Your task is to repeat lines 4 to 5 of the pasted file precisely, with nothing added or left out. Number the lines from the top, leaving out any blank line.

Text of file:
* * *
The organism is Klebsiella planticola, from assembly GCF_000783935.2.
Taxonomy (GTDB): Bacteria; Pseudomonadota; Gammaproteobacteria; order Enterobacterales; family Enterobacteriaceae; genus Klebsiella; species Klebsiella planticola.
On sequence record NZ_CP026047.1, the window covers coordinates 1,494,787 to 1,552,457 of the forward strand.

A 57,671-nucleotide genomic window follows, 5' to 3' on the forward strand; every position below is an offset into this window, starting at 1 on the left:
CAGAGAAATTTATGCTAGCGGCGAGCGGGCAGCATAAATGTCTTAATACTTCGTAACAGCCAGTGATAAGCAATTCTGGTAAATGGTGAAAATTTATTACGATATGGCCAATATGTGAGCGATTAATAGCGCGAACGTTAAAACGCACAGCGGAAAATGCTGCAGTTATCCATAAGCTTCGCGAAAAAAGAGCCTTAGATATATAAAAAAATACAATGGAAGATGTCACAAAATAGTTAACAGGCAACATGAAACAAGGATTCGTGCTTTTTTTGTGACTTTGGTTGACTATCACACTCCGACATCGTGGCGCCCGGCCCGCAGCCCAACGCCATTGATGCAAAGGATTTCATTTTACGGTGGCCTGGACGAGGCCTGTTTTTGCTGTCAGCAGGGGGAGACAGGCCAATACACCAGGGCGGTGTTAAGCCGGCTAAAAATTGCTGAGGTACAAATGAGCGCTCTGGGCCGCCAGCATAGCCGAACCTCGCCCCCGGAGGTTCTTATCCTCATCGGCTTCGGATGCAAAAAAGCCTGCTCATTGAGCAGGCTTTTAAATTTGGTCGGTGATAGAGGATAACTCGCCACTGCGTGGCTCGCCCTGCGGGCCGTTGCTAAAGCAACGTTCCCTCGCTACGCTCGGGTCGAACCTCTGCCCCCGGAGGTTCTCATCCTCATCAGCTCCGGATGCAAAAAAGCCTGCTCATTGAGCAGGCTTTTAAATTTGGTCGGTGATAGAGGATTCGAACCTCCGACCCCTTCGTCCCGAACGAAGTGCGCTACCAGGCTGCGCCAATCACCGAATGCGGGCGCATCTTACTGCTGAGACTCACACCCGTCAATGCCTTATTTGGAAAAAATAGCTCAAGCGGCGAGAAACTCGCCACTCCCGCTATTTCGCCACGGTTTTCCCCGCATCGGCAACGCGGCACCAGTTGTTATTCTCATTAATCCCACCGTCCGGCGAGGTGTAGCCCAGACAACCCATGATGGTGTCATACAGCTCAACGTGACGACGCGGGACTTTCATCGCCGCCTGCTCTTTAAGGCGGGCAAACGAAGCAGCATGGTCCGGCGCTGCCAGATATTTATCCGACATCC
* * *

A 57,671-nucleotide genomic window follows, 5' to 3' on the forward strand; every position below is an offset into this window, starting at 1 on the left:
CAGAGAAATTTATGCTAGCGGCGAGCGGGCAGCATAAATGTCTTAATACTTCGTAACAGCCAGTGATAAGCAATTCTGGTAAATGGTGAAAATTTATTACGATATGGCCAATATGTGAGCGATTAATAGCGCGAACGTTAAAACGCACAGCGGAAAATGCTGCAGTTATCCATAAGCTTCGCGAAAAAAGAGCCTTAGATATATAAAAAAATACAATGGAAGATGTCACAAAATAGTTAACAGGCAACATGAAACAAGGATTCGTGCTTTTTTTGTGACTTTGGTTGACTATCACACTCCGACATCGTGGCGCCCGGCCCGCAGCCCAACGCCATTGATGCAAAGGATTTCATTTTACGGTGGCCTGGACGAGGCCTGTTTTTGCTGTCAGCAGGGGGAGACAGGCCAATACACCAGGGCGGTGTTAAGCCGGCTAAAAATTGCTGAGGTACAAATGAGCGCTCTGGGCCGCCAGCATAGCCGAACCTCGCCCCCGGAGGTTCTTATCCTCATCGGCTTCGGATGCAAAAAAGCCTGCTCATTGAGCAGGCTTTTAAATTTGGTCGGTGATAGAGGATAACTCGCCACTGCGTGGCTCGCCCTGCGGGCCGTTGCTAAAGCAACGTTCCCTCGCTACGCTCGGGTCGAACCTCTGCCCCCGGAGGTTCTCATCCTCATCAGCTCCGGATGCAAAAAAGCCTGCTCATTGAGCAGGCTTTTAAATTTGGTCGGTGATAGAGGATTCGAACCTCCGACCCCTTCGTCCCGAACGAAGTGCGCTACCAGGCTGCGCCAATCACCGAATGCGGGCGCATCTTACTGCTGAGACTCACACCCGTCAATGCCTTATTTGGAAAAAATAGCTCAAGCGGCGAGAAACTCGCCACTCCCGCTATTTCGCCACGGTTTTCCCCGCATCGGCAACGCGGCACCAGTTGTTATTCTCATTAATCCCACCGTCCGGCGAGGTGTAGCCCAGACAACCCATGATGGTGTCATACAGCTCAACGTGACGACGCGGGACTTTCATCGCCGCCTGCTCTTTAAGGCGGGCAAACGAAGCAGCATGGTCCGGCGCTGCCAGATATTTATCCGACATCC